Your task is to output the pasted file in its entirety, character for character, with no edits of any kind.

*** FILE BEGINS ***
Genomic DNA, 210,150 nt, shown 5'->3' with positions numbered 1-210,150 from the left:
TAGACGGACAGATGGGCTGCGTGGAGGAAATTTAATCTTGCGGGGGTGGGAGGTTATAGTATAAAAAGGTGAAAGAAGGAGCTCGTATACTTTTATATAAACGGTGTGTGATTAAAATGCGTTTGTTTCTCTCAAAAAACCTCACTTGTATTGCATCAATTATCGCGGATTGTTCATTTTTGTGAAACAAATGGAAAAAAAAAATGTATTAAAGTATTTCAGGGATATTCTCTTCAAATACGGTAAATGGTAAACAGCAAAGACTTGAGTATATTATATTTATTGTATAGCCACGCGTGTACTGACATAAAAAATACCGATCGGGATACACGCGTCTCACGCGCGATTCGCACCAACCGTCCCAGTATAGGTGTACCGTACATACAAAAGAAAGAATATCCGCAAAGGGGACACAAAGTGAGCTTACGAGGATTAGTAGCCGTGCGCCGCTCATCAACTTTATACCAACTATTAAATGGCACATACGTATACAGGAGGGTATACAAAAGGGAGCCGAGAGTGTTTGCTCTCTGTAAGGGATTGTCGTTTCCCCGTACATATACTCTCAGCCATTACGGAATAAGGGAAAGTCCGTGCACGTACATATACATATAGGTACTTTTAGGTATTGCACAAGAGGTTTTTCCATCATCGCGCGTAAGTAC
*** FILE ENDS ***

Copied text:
Genomic DNA, 210,150 nt, shown 5'->3' with positions numbered 1-210,150 from the left:
TAGACGGACAGATGGGCTGCGTGGAGGAAATTTAATCTTGCGGGGGTGGGAGGTTATAGTATAAAAAGGTGAAAGAAGGAGCTCGTATACTTTTATATAAACGGTGTGTGATTAAAATGCGTTTGTTTCTCTCAAAAAACCTCACTTGTATTGCATCAATTATCGCGGATTGTTCATTTTTGTGAAACAAATGGAAAAAAAAAATGTATTAAAGTATTTCAGGGATATTCTCTTCAAATACGGTAAATGGTAAACAGCAAAGACTTGAGTATATTATATTTATTGTATAGCCACGCGTGTACTGACATAAAAAATACCGATCGGGATACACGCGTCTCACGCGCGATTCGCACCAACCGTCCCAGTATAGGTGTACCGTACATACAAAAGAAAGAATATCCGCAAAGGGGACACAAAGTGAGCTTACGAGGATTAGTAGCCGTGCGCCGCTCATCAACTTTATACCAACTATTAAATGGCACATACGTATACAGGAGGGTATACAAAAGGGAGCCGAGAGTGTTTGCTCTCTGTAAGGGATTGTCGTTTCCCCGTACATATACTCTCAGCCATTACGGAATAAGGGAAAGTCCGTGCACGTACATATACATATAGGTACTTTTAGGTATTGCACAAGAGGTTTTTCCATCATCGCGCGTAAGTAC